Next up with my ninth grade math class: solving rational equations. I’ve been having fun with combined rate problems such as, “How long does it take Timmy and Marsha to mow the grass if it takes Timmy 2 hours on his own and Marsha 1.5 hours on her own?”

I, therefore, with great pride present you my first Vimeo video (**Edit: **Filling the Sink):

How I’m using it:

- Put it out there as a warmup — how long do you think it’ll take to fill this sink? Show about 10 seconds of the video.
- Put it out there in the lesson — what about when I combine the faucet and pitcher? Teach them combined rate problems as a specific case of rational equations.
- Watch “Trial 1 (faucet only)” and “Trial 2 (pitcher only)”, then compute time to fill the sink with both working together.
- Play “Trial 3” and compare your experimental results to my actual results.
- Close class with this: Assuming your computed time to fill the sink is different from the actual time, discuss what you think is the most significant source of error and how I could fix it in “Filling the Sink, Part II”.

Side note that’s aggravating but true: I’ve struggled with finding great applications of the concepts I teach because they’re rarely as complex as the stuff we’re expected to work with. With rational equations, I’m still looking for something where I’ll need to factor the numerator and denominator, cancel some terms out, and move along. My gut tells me this thing doesn’t exist.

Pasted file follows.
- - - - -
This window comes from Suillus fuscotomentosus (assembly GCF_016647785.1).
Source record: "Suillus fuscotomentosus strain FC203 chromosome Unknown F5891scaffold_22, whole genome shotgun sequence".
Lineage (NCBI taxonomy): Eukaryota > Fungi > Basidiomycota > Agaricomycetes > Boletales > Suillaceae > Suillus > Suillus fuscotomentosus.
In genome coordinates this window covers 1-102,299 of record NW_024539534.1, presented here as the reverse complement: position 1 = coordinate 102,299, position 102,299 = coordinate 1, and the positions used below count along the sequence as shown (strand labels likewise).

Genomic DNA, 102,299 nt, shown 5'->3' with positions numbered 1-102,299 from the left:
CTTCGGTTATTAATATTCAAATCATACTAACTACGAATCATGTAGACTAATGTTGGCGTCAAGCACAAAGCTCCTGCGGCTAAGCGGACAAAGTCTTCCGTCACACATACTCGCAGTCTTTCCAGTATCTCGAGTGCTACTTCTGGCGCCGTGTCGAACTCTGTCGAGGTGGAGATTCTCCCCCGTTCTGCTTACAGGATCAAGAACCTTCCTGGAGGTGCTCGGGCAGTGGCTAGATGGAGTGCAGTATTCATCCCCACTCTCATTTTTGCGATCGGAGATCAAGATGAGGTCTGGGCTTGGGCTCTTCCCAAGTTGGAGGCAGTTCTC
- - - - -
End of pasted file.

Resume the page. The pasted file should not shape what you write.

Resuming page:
**Georgia Performance Standards: MM1A3d Solve simple rational equations.**

### Like this:

Like Loading...

*Related*

Really excellent, Megan. Great work.

Solid.

Where is the link to the vimeo video? Am I totally missing it?

OK. It’s showing up now (with Chrome). When I watched it at work (with Firefox and IE), the video wasn’t showing up.

Do any of the kids ever mention the fact that the water out of the pitcher is not being poured at a constant rate?

@Touzel – excellent question! Some of my students did point that out. They also didn’t like in the 3rd video when I ran out of water from the pitcher but the sink was still filling — both are strong reasons I included discussion on sources of error.

Thanks @Dan and @Jason. My kids really dug the lesson.

Thanks Megan! I used this with my freshmen last week – they had a great time estimating how long it would take to fill the sink and it was a perfect lead in to solving work problems.

Maybe some extensions to this:

How long does it take for the sink to drain? Then, if the sink is full, open the drain but keep the water running. How long will it take for all of the water to drain then? (Subtraction problem)

Also, with the pitcher: if you start adding water from the pitcher after the water has been running (like 20 seconds), how long then? That adds a little more complication to the variables, and gives some good discussion on setup and the meaning of variables (do you use t +20 or t – 20? What does t represent for both cases?)

Definitely good stuff.

I totally agree with your “aggravating but true” side-note. It’s my current hang-up with implementing this 3-Act inquiry stuff completely…